We briefly toyed with the idea of a $10,000 budget - by briefly maybe less than a couple of minutes. We considered $12,000 for a little longer as our friends had accomplished that last June. There were a couple of things that I felt strongly about - providing hair and makeup for the girls and turning over details to a professional coordinator - that made $12,000 a little too tight. So we set our budget for a 100- to 125-person wedding - without rings, clothes, honeymoon, or Burning Man - at $20,000. It's a number we could be comfortable with.
We'll do a wrap up post-wedding, but as you can probably guess the largest portion of our budget is catering - cost of food (including wedding cake) and beverages (both alcohol and non-alcoholic including water), linens, appropriate rentals, and labor. Where we were able we sourced items ourselves - linens (we're planning on reselling after the wedding) and alcohol (for Bay Area brides and grooms - BevMo's 5 Cent Sale).
There were a couple of add-on costs. One, our caterers only provide water during dinner and the venue doesn't have a water fountain. We're having dancing - people are going to get thirsty for water. Yeah who thinks they have to buy water? Two, something we should have been aware of, but weren't, was that because the caterers are only responsible for food, the provided settings include silverware, dinner plate, cake plate, a tea/coffee cup, and water glass but no wine or pint glasses. Again we hadn't planned on renting or purchasing glasses. Three, another obvious item we forgot to budget for was cocktail napkins. The venue doesn't provide linens; you have to rent or provide them. We got napkins for dinner but overlooked the need for guests to wipe their fingers after indulging in passed appetizers.
Tallying up "catering" costs (including taxes, CRV, and mandatory 20% gratuity (which is taxed!?!?)) for 125 guests we're at $10,732.85 (which doesn't include cocktail napkins or the cost of insurance/permit needed for serving alcohol). So we're spending $85.86 per person/child (food, labor, and gratuity alone is $62.39 per person).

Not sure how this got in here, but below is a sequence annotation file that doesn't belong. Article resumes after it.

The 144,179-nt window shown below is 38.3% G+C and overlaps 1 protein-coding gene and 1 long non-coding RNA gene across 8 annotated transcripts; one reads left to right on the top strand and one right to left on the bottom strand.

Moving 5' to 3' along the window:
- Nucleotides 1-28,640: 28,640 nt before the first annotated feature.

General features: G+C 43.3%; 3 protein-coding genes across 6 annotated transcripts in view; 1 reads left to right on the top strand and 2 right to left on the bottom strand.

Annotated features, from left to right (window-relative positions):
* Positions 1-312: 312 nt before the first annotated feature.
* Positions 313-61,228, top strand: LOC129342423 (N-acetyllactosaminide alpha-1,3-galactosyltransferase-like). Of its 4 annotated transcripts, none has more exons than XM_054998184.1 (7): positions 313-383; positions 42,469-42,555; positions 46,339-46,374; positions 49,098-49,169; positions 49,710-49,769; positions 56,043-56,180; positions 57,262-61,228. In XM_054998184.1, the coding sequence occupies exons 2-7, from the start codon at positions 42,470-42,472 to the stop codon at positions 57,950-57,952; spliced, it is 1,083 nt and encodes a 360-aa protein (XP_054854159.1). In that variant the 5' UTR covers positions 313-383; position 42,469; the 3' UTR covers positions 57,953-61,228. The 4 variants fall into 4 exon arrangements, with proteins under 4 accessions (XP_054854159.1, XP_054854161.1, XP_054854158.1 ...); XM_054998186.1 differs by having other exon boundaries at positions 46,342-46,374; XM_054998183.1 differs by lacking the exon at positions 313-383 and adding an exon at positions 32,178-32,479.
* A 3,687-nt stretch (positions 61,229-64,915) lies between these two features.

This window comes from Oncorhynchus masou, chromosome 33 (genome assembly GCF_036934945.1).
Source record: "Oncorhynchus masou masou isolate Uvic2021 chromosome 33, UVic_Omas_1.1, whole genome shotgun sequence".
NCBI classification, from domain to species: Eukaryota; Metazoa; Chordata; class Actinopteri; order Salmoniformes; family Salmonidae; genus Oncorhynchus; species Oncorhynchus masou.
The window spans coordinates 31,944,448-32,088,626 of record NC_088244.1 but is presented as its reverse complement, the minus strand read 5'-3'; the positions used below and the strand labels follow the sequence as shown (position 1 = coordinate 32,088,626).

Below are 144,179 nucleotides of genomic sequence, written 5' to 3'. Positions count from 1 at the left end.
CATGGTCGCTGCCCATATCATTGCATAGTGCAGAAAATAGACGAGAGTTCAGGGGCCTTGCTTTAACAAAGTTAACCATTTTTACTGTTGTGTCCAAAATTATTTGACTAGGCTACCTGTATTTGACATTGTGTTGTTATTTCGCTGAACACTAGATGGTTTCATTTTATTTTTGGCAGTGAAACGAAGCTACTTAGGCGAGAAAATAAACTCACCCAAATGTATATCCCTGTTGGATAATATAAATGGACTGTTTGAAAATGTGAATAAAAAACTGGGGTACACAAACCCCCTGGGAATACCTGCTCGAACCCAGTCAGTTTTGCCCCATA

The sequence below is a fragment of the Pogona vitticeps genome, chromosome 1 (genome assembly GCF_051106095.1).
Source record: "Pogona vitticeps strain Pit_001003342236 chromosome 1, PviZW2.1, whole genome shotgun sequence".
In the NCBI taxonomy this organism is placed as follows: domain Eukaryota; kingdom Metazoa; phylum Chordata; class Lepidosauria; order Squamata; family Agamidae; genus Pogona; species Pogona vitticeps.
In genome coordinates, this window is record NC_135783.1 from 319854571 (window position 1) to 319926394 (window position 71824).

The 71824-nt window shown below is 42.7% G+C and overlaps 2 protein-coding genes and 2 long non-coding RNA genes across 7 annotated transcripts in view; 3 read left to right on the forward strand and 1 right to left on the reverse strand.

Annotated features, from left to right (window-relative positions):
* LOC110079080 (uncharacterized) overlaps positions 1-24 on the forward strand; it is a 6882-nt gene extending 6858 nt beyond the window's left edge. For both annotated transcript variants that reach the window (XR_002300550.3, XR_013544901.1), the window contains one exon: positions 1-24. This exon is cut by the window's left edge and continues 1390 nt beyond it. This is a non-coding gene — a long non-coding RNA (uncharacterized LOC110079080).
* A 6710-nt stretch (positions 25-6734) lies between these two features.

Adding the venue expenses of $4,295 (security, coat check, chair rental, site fee, etc.), before we even decorate we're at $15,027.85 or $120.22 per person/child.
And here's where DIY comes in - how we hope to have a wedding that doesn't look or feel "budget." $120.22 per person certainly isn't a "budget" meal. So we're using luxury fabrics we had on hand for table runners (duponis and sheers with beading) and a friend is sewing them for us. My parents gifted us antique silver platters. Friends have been and are helping us make our escort cards, programs, and wedding favors.
If we had to choose a label for our wedding (and I've posted on how much I hate labels), it wouldn't be budget, DIY, offbeat, or indie. The label that best describes our wedding is Community. Our community is helping us make our day a reality. A day where we're surrounded by our friends and family. A day where we can all sit back and enjoy ourselves once the ceremony starts.
Hopefully our guests will understand certain tradeoffs we made. We tried very hard to craft a day for everyone - and with all the allergies and dietary observances that's certainly not easy!